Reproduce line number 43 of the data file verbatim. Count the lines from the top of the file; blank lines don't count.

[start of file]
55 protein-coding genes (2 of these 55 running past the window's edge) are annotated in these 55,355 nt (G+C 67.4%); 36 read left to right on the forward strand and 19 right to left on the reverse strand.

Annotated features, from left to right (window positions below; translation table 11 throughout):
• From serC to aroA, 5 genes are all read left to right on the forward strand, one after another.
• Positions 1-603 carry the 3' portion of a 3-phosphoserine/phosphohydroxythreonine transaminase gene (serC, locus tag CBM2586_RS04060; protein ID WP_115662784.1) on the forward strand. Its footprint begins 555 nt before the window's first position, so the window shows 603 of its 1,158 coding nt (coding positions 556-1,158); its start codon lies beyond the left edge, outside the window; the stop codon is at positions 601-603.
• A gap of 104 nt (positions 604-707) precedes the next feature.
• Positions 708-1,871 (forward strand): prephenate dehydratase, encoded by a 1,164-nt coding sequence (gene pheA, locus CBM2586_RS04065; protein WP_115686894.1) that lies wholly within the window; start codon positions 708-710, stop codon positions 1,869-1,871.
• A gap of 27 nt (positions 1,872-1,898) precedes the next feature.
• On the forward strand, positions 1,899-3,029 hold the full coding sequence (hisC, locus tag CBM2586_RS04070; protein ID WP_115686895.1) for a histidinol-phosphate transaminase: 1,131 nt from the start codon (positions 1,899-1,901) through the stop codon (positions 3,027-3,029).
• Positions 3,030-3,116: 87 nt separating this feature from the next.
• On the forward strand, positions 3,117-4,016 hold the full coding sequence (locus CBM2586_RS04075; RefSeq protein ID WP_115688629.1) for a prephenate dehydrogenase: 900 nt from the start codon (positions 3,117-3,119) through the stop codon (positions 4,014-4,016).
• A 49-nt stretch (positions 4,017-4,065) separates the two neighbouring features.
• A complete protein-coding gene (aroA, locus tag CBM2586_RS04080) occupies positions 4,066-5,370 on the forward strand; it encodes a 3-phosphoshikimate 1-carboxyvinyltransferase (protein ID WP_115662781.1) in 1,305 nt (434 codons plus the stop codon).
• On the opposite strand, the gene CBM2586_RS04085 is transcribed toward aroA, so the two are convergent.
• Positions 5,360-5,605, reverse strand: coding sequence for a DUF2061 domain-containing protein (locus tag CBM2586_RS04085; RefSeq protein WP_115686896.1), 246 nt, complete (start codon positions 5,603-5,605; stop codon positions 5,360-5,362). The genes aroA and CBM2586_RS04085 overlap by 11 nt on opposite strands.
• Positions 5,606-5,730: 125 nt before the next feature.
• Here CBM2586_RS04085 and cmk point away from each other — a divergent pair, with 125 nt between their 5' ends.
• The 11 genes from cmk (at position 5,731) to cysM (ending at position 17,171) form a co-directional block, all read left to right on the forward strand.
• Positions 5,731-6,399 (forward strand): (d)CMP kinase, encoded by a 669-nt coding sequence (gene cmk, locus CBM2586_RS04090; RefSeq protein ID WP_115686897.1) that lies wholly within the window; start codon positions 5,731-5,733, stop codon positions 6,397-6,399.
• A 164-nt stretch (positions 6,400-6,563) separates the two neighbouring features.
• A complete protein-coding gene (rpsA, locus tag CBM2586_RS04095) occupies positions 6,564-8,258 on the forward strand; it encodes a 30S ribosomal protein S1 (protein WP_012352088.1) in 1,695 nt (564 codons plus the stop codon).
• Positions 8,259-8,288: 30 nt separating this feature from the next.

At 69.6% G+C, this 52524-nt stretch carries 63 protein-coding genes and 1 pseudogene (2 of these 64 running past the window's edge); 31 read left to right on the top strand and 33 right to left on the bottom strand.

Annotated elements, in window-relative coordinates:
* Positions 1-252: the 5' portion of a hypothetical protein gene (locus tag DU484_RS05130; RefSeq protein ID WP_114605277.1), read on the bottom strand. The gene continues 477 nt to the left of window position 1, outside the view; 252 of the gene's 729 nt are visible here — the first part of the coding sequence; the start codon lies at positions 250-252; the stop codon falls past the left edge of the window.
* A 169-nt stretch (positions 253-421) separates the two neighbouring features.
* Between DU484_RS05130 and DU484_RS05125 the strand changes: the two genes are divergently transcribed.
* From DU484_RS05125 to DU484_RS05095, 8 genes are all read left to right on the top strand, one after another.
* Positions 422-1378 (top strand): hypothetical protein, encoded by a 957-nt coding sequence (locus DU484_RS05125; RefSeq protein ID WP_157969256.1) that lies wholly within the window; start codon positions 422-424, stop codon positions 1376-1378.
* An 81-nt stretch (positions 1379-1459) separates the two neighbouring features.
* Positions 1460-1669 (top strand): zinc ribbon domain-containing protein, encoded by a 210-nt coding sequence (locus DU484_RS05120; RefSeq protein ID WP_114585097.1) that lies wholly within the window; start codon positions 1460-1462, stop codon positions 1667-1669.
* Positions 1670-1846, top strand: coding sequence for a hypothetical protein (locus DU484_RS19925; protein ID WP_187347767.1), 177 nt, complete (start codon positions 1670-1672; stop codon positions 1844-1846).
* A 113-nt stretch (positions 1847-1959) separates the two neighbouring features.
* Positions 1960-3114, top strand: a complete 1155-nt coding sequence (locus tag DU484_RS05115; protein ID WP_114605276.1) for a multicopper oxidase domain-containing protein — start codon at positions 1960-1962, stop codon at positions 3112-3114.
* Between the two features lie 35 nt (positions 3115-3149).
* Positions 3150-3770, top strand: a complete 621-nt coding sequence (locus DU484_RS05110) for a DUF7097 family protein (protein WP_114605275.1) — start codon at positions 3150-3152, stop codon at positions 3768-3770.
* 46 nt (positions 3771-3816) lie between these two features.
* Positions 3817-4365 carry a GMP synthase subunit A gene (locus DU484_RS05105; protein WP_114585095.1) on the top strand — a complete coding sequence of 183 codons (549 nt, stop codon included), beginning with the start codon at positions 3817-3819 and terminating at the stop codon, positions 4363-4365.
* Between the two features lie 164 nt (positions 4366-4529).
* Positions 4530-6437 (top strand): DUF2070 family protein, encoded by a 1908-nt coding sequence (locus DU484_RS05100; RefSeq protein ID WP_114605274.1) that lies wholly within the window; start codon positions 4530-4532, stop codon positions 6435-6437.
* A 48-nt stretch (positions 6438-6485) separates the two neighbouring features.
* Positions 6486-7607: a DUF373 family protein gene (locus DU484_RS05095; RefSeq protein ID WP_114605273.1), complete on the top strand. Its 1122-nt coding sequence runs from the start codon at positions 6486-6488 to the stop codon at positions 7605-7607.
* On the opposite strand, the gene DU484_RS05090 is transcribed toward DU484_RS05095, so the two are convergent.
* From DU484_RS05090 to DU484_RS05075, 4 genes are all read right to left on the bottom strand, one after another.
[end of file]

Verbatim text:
* From DU484_RS05090 to DU484_RS05075, 4 genes are all read right to left on the bottom strand, one after another.